Full post...

May 25, 2022

CRAFT: A Benchmark for Causal Reasoning About Forces and inTeractions

Tayfun Ates, M. Ateşoğlu, Çağatay Yiğit, Ilker Kesen, Mert Kobas, Erkut Erdem, Aykut Erdem, Tilbe Goksun, Deniz Yuret. May 2022. In Findings of the Association for Computational Linguistics: ACL 2022, pages 2602–2627, Dublin, Ireland. Association for Computational Linguistics. (PDF, openreview, arXiv:2012.04293, poster).

Abstract: Humans are able to perceive, understand and reason about causal events. Developing models with similar physical and causal understanding capabilities is a long-standing goal of artificial intelligence. As a step towards this direction, we introduce CRAFT, a new video question answering dataset that requires causal reasoning about physical forces and object interactions. It contains 58K video and question pairs that are generated from 10K videos from 20 different virtual environments, containing various objects in motion that interact with each other and the scene. Two question categories in CRAFT include previously studied descriptive and counterfactual questions. Additionally, inspired by the Force Dynamics Theory in cognitive linguistics, we introduce a new causal question category that involves understanding the causal interactions between objects through notions like cause, enable, and prevent. Our results show that even though the questions in CRAFT are easy for humans, the tested baseline models, including existing state-of-the-art methods, do not yet deal with the challenges posed in our benchmark.


Full post...

Mukayese: Turkish NLP Strikes Back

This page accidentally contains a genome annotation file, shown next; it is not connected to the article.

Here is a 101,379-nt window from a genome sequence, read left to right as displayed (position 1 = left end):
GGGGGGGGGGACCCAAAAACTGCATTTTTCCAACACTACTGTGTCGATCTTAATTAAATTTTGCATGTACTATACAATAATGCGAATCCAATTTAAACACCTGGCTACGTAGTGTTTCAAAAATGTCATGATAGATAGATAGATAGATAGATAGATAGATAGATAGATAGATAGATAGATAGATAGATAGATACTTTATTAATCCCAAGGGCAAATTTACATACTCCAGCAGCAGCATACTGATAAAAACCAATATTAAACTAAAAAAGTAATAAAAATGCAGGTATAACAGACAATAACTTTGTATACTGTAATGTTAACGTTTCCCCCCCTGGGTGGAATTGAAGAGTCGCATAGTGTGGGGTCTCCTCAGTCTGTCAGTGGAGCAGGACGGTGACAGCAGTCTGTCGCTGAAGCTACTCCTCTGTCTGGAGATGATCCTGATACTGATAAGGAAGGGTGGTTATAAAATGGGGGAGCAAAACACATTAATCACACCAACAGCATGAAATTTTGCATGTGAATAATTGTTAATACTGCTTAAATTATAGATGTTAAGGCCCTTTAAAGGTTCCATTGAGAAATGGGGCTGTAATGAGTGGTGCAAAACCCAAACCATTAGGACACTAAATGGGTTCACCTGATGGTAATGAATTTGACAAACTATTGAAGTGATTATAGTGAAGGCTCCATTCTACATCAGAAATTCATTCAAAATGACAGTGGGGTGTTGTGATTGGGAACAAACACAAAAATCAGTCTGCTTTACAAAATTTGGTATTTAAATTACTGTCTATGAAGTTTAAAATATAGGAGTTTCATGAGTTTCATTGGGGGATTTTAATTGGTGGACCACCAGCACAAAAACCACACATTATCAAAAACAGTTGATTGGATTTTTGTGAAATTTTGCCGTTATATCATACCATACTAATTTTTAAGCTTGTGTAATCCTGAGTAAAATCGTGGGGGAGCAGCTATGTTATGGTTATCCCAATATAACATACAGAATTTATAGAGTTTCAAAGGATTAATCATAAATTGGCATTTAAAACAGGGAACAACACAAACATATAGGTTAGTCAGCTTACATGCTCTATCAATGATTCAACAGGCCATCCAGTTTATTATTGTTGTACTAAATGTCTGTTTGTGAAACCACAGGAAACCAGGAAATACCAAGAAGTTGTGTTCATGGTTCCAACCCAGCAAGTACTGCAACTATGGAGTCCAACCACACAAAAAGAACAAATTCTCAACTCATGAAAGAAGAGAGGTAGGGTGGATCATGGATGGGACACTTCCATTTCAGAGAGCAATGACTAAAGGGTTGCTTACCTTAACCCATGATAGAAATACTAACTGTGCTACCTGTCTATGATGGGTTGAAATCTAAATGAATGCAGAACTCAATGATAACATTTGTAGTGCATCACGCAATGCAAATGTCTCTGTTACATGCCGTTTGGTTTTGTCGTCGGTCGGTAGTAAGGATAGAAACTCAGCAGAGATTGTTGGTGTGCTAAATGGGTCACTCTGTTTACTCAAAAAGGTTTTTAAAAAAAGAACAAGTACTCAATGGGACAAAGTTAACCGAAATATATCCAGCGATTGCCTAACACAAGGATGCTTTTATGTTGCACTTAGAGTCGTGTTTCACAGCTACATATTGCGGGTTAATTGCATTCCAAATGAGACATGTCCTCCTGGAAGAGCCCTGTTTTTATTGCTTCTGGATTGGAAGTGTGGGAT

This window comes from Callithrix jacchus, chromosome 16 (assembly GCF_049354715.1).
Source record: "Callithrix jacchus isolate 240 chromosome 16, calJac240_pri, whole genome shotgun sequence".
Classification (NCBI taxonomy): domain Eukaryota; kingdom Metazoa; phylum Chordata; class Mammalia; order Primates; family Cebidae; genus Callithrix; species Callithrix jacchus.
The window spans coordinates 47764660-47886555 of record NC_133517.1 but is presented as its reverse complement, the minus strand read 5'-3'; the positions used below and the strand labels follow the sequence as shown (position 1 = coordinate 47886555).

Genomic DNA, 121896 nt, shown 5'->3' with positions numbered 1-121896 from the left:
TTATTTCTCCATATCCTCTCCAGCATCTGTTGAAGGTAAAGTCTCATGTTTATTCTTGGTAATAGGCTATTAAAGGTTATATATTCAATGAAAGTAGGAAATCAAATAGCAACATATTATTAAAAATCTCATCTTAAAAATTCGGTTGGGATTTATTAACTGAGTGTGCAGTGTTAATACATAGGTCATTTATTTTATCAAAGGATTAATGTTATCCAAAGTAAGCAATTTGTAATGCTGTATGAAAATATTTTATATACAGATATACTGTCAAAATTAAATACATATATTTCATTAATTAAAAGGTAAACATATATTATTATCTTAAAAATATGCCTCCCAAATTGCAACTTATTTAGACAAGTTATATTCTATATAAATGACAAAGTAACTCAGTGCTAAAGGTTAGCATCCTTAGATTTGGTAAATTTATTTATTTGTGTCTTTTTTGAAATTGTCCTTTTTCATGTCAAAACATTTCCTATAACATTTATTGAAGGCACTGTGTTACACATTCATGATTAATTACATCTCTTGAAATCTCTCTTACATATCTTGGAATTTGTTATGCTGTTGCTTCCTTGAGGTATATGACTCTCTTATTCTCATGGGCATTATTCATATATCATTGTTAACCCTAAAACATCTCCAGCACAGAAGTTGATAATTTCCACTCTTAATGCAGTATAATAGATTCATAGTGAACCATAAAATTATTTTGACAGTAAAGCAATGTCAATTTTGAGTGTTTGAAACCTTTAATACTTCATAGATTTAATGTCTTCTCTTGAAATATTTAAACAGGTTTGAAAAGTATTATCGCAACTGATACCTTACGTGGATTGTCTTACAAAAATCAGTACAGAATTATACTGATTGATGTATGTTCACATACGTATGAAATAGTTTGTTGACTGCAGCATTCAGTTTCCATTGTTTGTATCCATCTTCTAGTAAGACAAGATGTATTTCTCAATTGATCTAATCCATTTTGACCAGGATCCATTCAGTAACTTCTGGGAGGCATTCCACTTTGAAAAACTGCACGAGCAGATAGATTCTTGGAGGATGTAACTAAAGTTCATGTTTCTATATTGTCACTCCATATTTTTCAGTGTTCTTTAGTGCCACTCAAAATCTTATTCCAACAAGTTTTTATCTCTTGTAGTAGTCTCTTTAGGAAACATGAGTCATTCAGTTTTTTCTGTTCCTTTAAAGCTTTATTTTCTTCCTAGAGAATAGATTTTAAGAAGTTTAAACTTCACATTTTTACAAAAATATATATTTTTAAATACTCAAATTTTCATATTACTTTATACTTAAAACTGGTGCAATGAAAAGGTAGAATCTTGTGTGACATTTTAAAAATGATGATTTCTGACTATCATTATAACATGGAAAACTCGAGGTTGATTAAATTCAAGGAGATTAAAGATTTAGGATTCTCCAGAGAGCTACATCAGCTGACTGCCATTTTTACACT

Ali Safaya, Emirhan Kurtuluş, Arda Göktoğan, Deniz Yuret. May 2022. In Findings of the Association for Computational Linguistics: ACL 2022, pages 846–863, Dublin, Ireland. Association for Computational Linguistics. (PDF, openreview, arXiv:2203.01215, poster).

Abstract: Having sufficient resources for language X lifts it from the under-resourced languages class, but not necessarily from the under-researched class. In this paper, we address the problem of the absence of organized benchmarks in the Turkish language. We demonstrate that languages such as Turkish are left behind the state-of-the-art in NLP applications. As a solution, we present Mukayese, a set of NLP benchmarks for the Turkish language that contains several NLP tasks. We work on one or more datasets for each benchmark and present two or more baselines. Moreover, we present four new benchmarking datasets in Turkish for language modeling, sentence segmentation, and spell checking. All datasets and baselines are available under: https://github.com/alisafaya/mukayese.


Full post...